Intercepting a majority of what’s being fired by the Russians at Ukraine’s energy infrastructure, though, isn’t enough to halt the disruption Surovikin is endeavoring to provoke with the strikes. The scale of the damage caused to Ukraine’s power system at the weekend exceeded what was inflicted in the first wave of strikes on energy infrastructure on October 10, according to a Telegram post by Ukrenergo, the state grid operator.
Around a third of the country’s power stations have been destroyed since the attacks started, Ukrainian authorities say.
And for Russia the cost of the aerial assault is cheap, relying as it does on Iran’s Shahed-136 unmanned aerial vehicles, basically flying bombs nicknamed “kamikaze drones” because they are destroyed on impact.
The drones, which have a flying range of 2,500 kilometers, loiter over a target until ordered to attack. With a wingspan of 2.5 meters they can be difficult to identify on radar and cost only an estimated €20,000 to make, compared, say, to cruise missiles costing up to €2 million to produce.
Last week the White House said Iranian drone experts — trainers and tech support workers — have been deployed on the ground in Russia-annexed Crimea to help launch attacks on Ukraine. “Tehran is now directly engaged on the ground, and through the provision of weapons that are impacting civilians and civilian infrastructure in Ukraine,” said national security spokesman John Kirby.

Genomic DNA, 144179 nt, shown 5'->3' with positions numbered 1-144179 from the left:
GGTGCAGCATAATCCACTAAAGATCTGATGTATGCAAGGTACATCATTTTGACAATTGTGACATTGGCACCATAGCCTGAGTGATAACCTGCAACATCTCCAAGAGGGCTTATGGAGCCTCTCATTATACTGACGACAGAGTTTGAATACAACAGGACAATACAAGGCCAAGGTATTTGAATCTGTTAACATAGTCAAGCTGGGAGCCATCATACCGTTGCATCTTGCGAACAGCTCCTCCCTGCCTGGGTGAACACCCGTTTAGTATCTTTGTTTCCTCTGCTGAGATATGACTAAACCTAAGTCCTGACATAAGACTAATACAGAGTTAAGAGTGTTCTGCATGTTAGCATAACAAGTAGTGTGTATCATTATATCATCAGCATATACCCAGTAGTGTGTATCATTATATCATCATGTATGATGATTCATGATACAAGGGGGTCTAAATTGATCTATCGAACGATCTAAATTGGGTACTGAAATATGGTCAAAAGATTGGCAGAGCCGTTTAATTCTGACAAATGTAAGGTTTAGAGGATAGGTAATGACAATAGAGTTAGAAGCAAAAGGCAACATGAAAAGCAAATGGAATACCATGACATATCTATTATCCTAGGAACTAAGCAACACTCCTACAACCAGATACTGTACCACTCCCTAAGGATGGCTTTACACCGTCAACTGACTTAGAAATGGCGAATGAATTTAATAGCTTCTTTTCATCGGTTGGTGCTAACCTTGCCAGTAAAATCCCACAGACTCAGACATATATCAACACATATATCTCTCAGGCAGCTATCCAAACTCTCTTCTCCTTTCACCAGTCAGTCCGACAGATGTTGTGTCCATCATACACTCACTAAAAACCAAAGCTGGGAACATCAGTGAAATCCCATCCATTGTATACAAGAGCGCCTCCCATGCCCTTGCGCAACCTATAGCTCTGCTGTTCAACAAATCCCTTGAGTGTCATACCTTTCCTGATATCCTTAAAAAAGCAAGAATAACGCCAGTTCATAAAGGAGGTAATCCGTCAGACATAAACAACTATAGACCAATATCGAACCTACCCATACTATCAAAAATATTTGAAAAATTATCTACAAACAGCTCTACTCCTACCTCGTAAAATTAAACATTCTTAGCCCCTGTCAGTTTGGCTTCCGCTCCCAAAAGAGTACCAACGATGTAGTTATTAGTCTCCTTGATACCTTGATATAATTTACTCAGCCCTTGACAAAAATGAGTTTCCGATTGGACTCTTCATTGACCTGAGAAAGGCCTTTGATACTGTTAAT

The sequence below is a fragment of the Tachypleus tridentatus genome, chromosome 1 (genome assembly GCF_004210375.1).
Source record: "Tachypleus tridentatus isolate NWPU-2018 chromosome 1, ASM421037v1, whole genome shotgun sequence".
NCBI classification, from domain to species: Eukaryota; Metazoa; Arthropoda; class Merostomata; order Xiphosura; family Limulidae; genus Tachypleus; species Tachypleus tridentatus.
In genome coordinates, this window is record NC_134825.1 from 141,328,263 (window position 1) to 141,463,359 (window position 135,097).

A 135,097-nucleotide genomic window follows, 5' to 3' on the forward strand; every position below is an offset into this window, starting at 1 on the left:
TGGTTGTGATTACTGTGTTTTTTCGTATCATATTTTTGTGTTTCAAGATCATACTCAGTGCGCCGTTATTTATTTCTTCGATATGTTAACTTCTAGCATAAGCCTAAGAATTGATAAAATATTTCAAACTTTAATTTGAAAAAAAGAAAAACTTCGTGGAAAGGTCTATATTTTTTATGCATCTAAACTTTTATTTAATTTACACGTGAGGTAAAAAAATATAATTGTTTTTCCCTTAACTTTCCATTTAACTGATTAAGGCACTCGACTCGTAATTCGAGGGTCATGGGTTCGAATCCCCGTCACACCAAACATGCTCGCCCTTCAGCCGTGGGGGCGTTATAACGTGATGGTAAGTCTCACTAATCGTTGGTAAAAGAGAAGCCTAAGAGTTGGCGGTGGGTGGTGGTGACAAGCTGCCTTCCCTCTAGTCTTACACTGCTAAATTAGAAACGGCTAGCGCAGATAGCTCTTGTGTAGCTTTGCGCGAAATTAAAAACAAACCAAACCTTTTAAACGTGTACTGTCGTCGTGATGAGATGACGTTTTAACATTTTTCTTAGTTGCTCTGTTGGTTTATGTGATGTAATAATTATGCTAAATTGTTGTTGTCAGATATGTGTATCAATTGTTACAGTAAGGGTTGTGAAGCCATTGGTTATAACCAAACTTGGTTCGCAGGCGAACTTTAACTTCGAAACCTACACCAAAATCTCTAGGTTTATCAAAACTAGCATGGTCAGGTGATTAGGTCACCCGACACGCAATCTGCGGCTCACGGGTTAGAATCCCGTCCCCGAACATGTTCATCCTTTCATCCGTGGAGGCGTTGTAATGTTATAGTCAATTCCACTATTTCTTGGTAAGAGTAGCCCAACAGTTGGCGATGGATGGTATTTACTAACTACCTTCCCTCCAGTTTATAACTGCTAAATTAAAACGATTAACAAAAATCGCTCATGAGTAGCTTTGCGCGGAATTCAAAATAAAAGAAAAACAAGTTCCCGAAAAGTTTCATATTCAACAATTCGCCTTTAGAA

But turning to Iran for assistance also demonstrates a Russian weakness, says a Pentagon adviser. That they are using Iranian drones suggests they really are running out of missiles. “I don’t think their capabilities are anyway as good as they claim. I’ve always thought that the Russians were a bit of a hollow force. They don’t have depth in range with capabilities and they can’t really apply them very effectively. The fact that they’re going to Iranians for drone technology, that’s a pretty sad statement about the once vaunted Russian military-industrial or Soviet military-industrial complex,” the adviser told POLITICO.
And while the drones are helping to cause considerable damage, their light explosive payloads at 36kg present the Russians with a problem – they are not powerful enough to cause ‘decommissioning’ damage to big power stations and so are being aimed at smaller sub-stations instead. Eventually, too, Western and Ukrainian experts will find ways to jam the GPS system the drones depend on to shift them off target. So, they may have a short shelf life of effectiveness, say Western officials.
Not having sufficient depth in terms of capabilities isn’t the only problem facing Russian generals. One of the most debilitating problems for the Russians has been the lack of small-unit leadership and competent supervision on the battlefield.